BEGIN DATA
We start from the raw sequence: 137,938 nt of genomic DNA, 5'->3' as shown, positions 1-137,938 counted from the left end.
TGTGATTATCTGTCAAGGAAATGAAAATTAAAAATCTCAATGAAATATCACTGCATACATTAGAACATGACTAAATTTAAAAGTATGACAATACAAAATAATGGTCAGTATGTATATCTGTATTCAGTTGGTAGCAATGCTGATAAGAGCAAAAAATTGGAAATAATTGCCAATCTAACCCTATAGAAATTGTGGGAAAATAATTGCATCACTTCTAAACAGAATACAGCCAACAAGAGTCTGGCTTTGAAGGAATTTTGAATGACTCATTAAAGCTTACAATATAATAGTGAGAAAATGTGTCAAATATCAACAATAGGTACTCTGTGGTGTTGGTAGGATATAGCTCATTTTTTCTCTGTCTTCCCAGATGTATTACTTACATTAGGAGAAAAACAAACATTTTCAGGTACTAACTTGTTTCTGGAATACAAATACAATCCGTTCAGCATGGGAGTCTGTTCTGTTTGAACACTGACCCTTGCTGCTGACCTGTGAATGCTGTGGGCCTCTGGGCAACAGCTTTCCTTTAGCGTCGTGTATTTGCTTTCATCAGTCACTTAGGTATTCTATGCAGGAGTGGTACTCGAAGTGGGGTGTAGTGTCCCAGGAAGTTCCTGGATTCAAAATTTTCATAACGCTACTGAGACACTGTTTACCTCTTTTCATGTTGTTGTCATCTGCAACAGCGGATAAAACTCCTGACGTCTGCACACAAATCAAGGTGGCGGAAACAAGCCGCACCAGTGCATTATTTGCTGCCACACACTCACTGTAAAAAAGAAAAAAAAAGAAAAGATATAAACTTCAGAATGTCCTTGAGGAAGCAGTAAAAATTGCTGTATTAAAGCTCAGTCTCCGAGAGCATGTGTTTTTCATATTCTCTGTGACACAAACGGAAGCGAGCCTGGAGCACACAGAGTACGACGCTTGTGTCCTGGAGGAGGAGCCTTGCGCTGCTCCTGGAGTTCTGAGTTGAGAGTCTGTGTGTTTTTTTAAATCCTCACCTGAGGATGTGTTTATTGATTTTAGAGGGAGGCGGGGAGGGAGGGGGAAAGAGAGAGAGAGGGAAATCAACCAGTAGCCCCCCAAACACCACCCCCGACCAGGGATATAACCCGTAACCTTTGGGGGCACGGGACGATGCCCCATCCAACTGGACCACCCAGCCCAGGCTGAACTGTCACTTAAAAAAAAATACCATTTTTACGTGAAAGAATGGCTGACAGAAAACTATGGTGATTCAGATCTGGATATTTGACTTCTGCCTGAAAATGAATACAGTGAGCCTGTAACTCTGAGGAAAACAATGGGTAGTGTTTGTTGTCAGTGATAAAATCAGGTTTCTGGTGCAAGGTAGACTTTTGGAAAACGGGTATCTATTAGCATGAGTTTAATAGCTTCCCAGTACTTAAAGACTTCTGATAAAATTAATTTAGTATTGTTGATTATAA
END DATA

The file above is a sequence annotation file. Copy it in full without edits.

We start from the raw sequence: 137,938 nt of genomic DNA, 5'->3' as shown, positions 1-137,938 counted from the left end.
TGTGATTATCTGTCAAGGAAATGAAAATTAAAAATCTCAATGAAATATCACTGCATACATTAGAACATGACTAAATTTAAAAGTATGACAATACAAAATAATGGTCAGTATGTATATCTGTATTCAGTTGGTAGCAATGCTGATAAGAGCAAAAAATTGGAAATAATTGCCAATCTAACCCTATAGAAATTGTGGGAAAATAATTGCATCACTTCTAAACAGAATACAGCCAACAAGAGTCTGGCTTTGAAGGAATTTTGAATGACTCATTAAAGCTTACAATATAATAGTGAGAAAATGTGTCAAATATCAACAATAGGTACTCTGTGGTGTTGGTAGGATATAGCTCATTTTTTCTCTGTCTTCCCAGATGTATTACTTACATTAGGAGAAAAACAAACATTTTCAGGTACTAACTTGTTTCTGGAATACAAATACAATCCGTTCAGCATGGGAGTCTGTTCTGTTTGAACACTGACCCTTGCTGCTGACCTGTGAATGCTGTGGGCCTCTGGGCAACAGCTTTCCTTTAGCGTCGTGTATTTGCTTTCATCAGTCACTTAGGTATTCTATGCAGGAGTGGTACTCGAAGTGGGGTGTAGTGTCCCAGGAAGTTCCTGGATTCAAAATTTTCATAACGCTACTGAGACACTGTTTACCTCTTTTCATGTTGTTGTCATCTGCAACAGCGGATAAAACTCCTGACGTCTGCACACAAATCAAGGTGGCGGAAACAAGCCGCACCAGTGCATTATTTGCTGCCACACACTCACTGTAAAAAAGAAAAAAAAAGAAAAGATATAAACTTCAGAATGTCCTTGAGGAAGCAGTAAAAATTGCTGTATTAAAGCTCAGTCTCCGAGAGCATGTGTTTTTCATATTCTCTGTGACACAAACGGAAGCGAGCCTGGAGCACACAGAGTACGACGCTTGTGTCCTGGAGGAGGAGCCTTGCGCTGCTCCTGGAGTTCTGAGTTGAGAGTCTGTGTGTTTTTTTAAATCCTCACCTGAGGATGTGTTTATTGATTTTAGAGGGAGGCGGGGAGGGAGGGGGAAAGAGAGAGAGAGGGAAATCAACCAGTAGCCCCCCAAACACCACCCCCGACCAGGGATATAACCCGTAACCTTTGGGGGCACGGGACGATGCCCCATCCAACTGGACCACCCAGCCCAGGCTGAACTGTCACTTAAAAAAAAATACCATTTTTACGTGAAAGAATGGCTGACAGAAAACTATGGTGATTCAGATCTGGATATTTGACTTCTGCCTGAAAATGAATACAGTGAGCCTGTAACTCTGAGGAAAACAATGGGTAGTGTTTGTTGTCAGTGATAAAATCAGGTTTCTGGTGCAAGGTAGACTTTTGGAAAACGGGTATCTATTAGCATGAGTTTAATAGCTTCCCAGTACTTAAAGACTTCTGATAAAATTAATTTAGTATTGTTGATTATAA